- Paperback: 240 pages
- Publisher: Banner of Truth (February 1, 1981)
- Language: English
- ISBN-10: 0851515169
- ISBN-13: 978-0851515168
- Product Dimensions: 4.8 x 0.8 x 7.2 inches
- Shipping Weight: 7.2 ounces
- Average Customer Review: 31 customer reviews
- Amazon Best Sellers Rank: #1,308,441 in Books (See Top 100 in Books)
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The Christian Life: A Doctrinal Introduction Paperback – February 1, 1981
"Enlightenment Now: The Case for Reason, Science, Humanism, and Progress"
Is the world really falling apart? Is the ideal of progress obsolete? Cognitive scientist and public intellectual Steven Pinker urges us to step back from the gory headlines and prophecies of doom, and instead, follow the data: In seventy-five jaw-dropping graphs, Pinker shows that life, health, prosperity, safety, peace, knowledge, and happiness are on the rise. Learn more
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Ferguson writes, "We may have to rethink our personal response to doctrine in order to integrate it into the very warp and woof of our spiritual experience. For too many Christians for too long, `doctrine' has been thought of as impractical, stodgy and relatively useless. But we cannot obediently hear our Lord (surely the most practical man who ever lived), if we turn away from his doctrine. For he teaches doctrine in order to fill our lives with stability and grace." (pp. 4).
I've actually "field tested" this book at my last church. A small group was having some battles on predestination. I photocopied the chapter on Election from this book and gave it to one man who was struggling to both grasp and explain the issue. He found it very clear, helpful and faith-confirming. I hope that you will find it the same and your walk with the Lord will be richer and more joyous as a result.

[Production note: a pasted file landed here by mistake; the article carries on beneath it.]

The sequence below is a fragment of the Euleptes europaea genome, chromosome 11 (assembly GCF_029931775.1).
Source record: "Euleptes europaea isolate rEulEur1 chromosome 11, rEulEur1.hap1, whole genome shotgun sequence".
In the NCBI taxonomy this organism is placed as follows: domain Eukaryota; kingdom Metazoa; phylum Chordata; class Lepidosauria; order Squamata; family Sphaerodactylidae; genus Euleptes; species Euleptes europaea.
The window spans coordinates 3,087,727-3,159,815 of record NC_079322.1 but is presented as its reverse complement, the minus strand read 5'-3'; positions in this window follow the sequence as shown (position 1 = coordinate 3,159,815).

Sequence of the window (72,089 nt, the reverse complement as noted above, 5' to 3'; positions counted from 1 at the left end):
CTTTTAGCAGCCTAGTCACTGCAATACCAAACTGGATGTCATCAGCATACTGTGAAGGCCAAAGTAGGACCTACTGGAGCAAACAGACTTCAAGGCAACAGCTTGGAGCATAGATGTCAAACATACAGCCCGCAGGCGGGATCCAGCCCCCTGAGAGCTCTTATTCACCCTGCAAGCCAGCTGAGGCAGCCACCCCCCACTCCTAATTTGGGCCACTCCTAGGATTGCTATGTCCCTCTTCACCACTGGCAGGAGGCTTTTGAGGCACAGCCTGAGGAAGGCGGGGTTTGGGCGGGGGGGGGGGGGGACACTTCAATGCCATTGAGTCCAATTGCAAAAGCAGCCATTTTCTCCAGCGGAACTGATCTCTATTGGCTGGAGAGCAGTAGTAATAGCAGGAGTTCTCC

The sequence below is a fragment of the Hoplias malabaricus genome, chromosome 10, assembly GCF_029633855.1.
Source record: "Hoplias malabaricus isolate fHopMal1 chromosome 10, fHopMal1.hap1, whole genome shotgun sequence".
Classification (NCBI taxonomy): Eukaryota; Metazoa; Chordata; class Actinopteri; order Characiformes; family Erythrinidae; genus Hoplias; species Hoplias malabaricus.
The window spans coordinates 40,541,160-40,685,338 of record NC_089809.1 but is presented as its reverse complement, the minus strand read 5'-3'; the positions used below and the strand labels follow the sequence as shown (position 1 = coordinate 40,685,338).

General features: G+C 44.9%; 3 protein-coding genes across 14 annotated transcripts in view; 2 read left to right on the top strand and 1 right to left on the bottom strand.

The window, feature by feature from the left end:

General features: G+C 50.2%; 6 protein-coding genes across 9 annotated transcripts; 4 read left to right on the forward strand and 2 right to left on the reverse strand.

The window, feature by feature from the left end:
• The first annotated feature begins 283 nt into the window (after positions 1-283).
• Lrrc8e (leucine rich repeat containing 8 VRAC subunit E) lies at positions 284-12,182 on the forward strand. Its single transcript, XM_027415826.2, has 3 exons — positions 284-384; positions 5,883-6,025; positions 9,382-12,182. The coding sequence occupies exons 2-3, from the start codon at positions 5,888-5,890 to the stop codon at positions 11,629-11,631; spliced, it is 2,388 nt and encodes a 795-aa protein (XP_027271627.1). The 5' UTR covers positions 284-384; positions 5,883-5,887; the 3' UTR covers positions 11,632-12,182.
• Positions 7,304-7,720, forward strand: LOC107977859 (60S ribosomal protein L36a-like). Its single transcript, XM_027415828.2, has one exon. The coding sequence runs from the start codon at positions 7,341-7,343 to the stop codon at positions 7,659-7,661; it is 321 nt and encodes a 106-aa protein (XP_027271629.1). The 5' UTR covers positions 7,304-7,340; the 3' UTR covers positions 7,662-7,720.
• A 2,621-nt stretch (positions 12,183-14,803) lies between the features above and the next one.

I was initially puzzled why a book on doctrine would be required for a course on Biblical Counseling, though Ferguson makes clear that "Christian doctrine matters for Christian living." Too often, it seems to me that we miss the link between right living and right beliefs, between orthodoxy and orthopraxy. Even in the contemporary blogosphere, writers seem to fall to one side or another. It seems on the one side, people are able to defend the minutiae of theology with surgical precision, yet lack any real connection with life. On the other side, there are those who run out the door to tell people about Jesus, but don't really know the Jesus they are telling about.
In this book, written 30 years ago, Ferguson outlines the importance of sound beliefs in informing sound practice. He sees God's word and even theology as practical for our worship of the one true God. It is certainly a worthwhile read, though I tend to prefer Dug Down Deep (Josh Harris) or Death by Love (Mark Driscoll) for books that deal with the practicalities of doctrine.
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Level - Quick, easy read
The subtitle of this book is really illustrative of what this book is about.Read more